Mushrooms are one of the most highly sought after wild foods. Some of the world’s tastiest gourmet mushrooms are only found in the wild, and we haven’t figured out how to cultivate them yet! People all over the globe spend hours and hours “hunting” for wild gourmet mushrooms. Many people even make a decent wage collecting different varieties and selling them to local restaurants or grocery stores. Whatever the purpose, mushroom hunting can be an excellent and rewarding hobby. Before you embark on your next foraging trip, here are some tips on how to look for gourmet mushrooms in the wild.
Mushroom Identification is Important
Being able to identify the mushroom you’re looking for is probably the most important rule of mushroom hunting. There are some types of mushrooms, such as morels, that have only one or two convincing lookalikes but others have many nearly identical clones. Sometimes, the lookalikes can be deadly toxic. When you’re identifying mushrooms, know exactly what features to look for, like gills, hollow stems, etc. The general rule of mushroom hunting is: When in doubt, go without! You need to be 100% sure you know which type of mushroom you have before eating it. 110% is even better!
Here are some common types of wild gourmet mushrooms to get started:
- Chanterelles (Cantharellus)
- Morels (Morchella)
- Boletus (Boletus)
- Lobster mushrooms (Hypomyces)
- Oyster mushrooms (Pleurotus ostreatus)
Check out this article for more edible wild mushrooms, and how to identify them! Plantsnap is another great tool to use for mushroom identification, but it’s always good to get an expert’s opinion if you’re not sure.
Look for One Type of Mushroom at a Time
Mushroom hunters usually stick to only one type of mushroom per trip. This makes identification easier and helps you learn each type separately. Depending on which type of mushroom you’re looking for, you may have to look in a specific place at a certain time of year.
When Should You Look?
Most mushrooms are incredibly seasonal by nature. The organisms live year-round, but they only grow their fruiting body (called a sporocarp) when they’re ready to reproduce. The fruiting body is what contains spores, and is the part we eat. The rest of the mushroom is in the form of mycelium, which are strands of tissue that are underground or in dead wood. Now that our little mycology lesson is over, what time of year should you look for gourmet mushrooms in the wild?
Most mushrooms grow their fruiting bodies in the fall or spring. The changing of seasons, with rising or lowering temperature, triggers the mushrooms to sprout from the ground and give us the tasty part. Certain types of mushrooms have very predictable seasons. Morels, for example, usually come out of the ground from anywhere between late April to late May. Chantrelles, on the other hand, thrive in the Fall.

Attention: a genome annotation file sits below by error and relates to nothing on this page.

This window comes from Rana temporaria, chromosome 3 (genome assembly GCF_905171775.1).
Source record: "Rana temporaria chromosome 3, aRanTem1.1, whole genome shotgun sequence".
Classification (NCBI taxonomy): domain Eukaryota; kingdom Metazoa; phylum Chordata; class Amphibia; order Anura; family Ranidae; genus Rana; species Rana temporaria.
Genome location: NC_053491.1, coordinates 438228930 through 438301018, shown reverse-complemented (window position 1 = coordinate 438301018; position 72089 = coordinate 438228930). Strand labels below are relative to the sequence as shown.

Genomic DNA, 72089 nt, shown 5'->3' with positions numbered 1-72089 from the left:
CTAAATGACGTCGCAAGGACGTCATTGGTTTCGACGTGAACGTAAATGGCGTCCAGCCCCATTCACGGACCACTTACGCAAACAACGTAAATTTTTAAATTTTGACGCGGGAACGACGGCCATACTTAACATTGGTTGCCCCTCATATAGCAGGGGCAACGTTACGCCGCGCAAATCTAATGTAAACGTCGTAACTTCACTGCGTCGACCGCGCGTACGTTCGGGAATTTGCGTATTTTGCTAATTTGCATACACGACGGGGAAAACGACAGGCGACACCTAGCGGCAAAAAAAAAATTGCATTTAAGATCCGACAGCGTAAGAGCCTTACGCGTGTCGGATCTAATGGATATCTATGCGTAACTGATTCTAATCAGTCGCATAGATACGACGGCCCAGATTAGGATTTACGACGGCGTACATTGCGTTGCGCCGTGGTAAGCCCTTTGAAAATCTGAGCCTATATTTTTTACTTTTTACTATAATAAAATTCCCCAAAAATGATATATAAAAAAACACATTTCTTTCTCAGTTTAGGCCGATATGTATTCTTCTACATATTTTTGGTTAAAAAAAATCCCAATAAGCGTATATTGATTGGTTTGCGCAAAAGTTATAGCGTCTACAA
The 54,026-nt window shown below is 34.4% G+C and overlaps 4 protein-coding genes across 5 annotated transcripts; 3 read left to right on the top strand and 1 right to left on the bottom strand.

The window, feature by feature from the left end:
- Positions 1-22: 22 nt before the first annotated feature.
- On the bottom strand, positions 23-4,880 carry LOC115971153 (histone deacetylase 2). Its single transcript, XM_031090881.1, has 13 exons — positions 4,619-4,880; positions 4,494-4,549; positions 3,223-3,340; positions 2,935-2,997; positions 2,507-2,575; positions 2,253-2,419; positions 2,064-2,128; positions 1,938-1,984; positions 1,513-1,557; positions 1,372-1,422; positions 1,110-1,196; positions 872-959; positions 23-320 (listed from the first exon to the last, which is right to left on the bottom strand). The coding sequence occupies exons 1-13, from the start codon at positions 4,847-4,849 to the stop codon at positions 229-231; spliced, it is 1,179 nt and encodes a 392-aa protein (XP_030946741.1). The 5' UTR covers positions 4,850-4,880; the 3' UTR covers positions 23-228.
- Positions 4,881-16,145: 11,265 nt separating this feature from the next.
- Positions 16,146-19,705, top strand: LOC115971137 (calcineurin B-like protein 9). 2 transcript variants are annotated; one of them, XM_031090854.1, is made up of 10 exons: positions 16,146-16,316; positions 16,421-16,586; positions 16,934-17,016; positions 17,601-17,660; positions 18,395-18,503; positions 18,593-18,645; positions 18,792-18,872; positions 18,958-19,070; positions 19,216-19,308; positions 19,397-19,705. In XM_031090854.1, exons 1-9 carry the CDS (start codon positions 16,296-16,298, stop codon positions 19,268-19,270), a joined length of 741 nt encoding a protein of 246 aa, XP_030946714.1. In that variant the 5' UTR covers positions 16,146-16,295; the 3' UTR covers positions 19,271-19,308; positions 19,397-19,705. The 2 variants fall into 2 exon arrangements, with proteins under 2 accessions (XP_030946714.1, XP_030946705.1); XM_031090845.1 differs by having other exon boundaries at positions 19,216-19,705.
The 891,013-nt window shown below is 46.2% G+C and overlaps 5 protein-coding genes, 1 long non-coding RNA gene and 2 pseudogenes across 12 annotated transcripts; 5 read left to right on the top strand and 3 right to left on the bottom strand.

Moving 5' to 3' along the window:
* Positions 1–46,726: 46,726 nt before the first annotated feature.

Sometimes, mushrooms seem to pop up overnight and don’t stick around for very long. So, it’s important to know exactly what time of year the mushrooms you’re looking for are going to be available!
Where to Look?
Although many types of edible mushrooms aren’t very picky about where they grow, some are associated with specific habitats. It’s important to know where to look for your mushrooms, so you aren’t going on a wild goose chase! Many seasoned mushroom hunters know of specific areas of the forest where a certain mushroom thrives. Maybe you’ll never uncover one of these closely guarded secrets, but there are certainly habitat types to consider.
Many mushrooms get their energy from dead and decaying wood. Some happen to thrive in a place where there have been fires in the past year or two. If a forest fire destroys lots of trees, there should be plenty of food later for mushrooms like morels. So, recently burned forests are a good place to hunt for gourmet mushrooms!
Other mushrooms are associated with a specific type of tree. These have evolved to live off only one type of tree – sometimes a single species. One example of this is the pine cap mushroom, also called saffron milk cap. This particular type thrives in pine forests, as its name implies. Others love to grow near the roots of certain fruit plants, like apple trees. Make your way to an old abandoned orchard and try your luck there.
Finally, one of the most important keys to mushroom hunting is patience. There are some days when you’ll walk miles and find only a handful of mushrooms – or none at all. Part of the excitement of mushroom hunting is when you stumble upon a treasure trove of morels or chanterelles in a secluded part of the forest. Perhaps you’ll be the only one who knows about that particular patch!
Hopefully, now you know a little bit more about how to look for gourmet mushrooms in the wild. Happy hunting!